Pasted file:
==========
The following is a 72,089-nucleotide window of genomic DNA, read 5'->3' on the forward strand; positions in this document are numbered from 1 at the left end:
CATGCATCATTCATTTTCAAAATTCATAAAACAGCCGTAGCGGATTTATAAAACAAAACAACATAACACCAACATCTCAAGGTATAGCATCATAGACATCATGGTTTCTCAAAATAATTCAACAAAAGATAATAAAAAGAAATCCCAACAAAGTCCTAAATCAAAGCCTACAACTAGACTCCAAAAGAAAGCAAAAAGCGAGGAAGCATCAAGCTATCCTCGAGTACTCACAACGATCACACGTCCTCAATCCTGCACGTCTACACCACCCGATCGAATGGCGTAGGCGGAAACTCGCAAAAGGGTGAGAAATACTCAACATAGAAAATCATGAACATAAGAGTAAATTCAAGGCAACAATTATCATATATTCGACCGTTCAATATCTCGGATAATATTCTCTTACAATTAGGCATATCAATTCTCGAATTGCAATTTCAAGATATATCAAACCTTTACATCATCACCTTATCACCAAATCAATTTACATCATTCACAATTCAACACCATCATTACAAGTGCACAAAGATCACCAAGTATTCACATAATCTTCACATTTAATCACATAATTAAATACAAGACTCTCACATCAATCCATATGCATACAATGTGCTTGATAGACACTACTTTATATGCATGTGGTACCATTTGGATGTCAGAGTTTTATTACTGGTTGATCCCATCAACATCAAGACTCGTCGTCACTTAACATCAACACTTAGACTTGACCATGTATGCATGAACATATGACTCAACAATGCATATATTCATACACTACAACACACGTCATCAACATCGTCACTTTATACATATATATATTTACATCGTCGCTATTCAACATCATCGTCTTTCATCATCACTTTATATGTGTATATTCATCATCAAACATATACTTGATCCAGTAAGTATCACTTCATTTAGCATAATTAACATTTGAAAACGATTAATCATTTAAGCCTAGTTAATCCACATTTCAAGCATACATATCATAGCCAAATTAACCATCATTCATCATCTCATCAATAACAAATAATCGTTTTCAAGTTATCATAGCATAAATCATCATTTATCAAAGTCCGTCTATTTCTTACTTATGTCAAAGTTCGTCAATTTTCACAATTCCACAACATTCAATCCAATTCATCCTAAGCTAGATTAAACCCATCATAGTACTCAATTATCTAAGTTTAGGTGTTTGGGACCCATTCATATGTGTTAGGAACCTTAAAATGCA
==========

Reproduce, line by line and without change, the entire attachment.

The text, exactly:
The following is a 72,089-nucleotide window of genomic DNA, read 5'->3' on the forward strand; positions in this document are numbered from 1 at the left end:
CATGCATCATTCATTTTCAAAATTCATAAAACAGCCGTAGCGGATTTATAAAACAAAACAACATAACACCAACATCTCAAGGTATAGCATCATAGACATCATGGTTTCTCAAAATAATTCAACAAAAGATAATAAAAAGAAATCCCAACAAAGTCCTAAATCAAAGCCTACAACTAGACTCCAAAAGAAAGCAAAAAGCGAGGAAGCATCAAGCTATCCTCGAGTACTCACAACGATCACACGTCCTCAATCCTGCACGTCTACACCACCCGATCGAATGGCGTAGGCGGAAACTCGCAAAAGGGTGAGAAATACTCAACATAGAAAATCATGAACATAAGAGTAAATTCAAGGCAACAATTATCATATATTCGACCGTTCAATATCTCGGATAATATTCTCTTACAATTAGGCATATCAATTCTCGAATTGCAATTTCAAGATATATCAAACCTTTACATCATCACCTTATCACCAAATCAATTTACATCATTCACAATTCAACACCATCATTACAAGTGCACAAAGATCACCAAGTATTCACATAATCTTCACATTTAATCACATAATTAAATACAAGACTCTCACATCAATCCATATGCATACAATGTGCTTGATAGACACTACTTTATATGCATGTGGTACCATTTGGATGTCAGAGTTTTATTACTGGTTGATCCCATCAACATCAAGACTCGTCGTCACTTAACATCAACACTTAGACTTGACCATGTATGCATGAACATATGACTCAACAATGCATATATTCATACACTACAACACACGTCATCAACATCGTCACTTTATACATATATATATTTACATCGTCGCTATTCAACATCATCGTCTTTCATCATCACTTTATATGTGTATATTCATCATCAAACATATACTTGATCCAGTAAGTATCACTTCATTTAGCATAATTAACATTTGAAAACGATTAATCATTTAAGCCTAGTTAATCCACATTTCAAGCATACATATCATAGCCAAATTAACCATCATTCATCATCTCATCAATAACAAATAATCGTTTTCAAGTTATCATAGCATAAATCATCATTTATCAAAGTCCGTCTATTTCTTACTTATGTCAAAGTTCGTCAATTTTCACAATTCCACAACATTCAATCCAATTCATCCTAAGCTAGATTAAACCCATCATAGTACTCAATTATCTAAGTTTAGGTGTTTGGGACCCATTCATATGTGTTAGGAACCTTAAAATGCA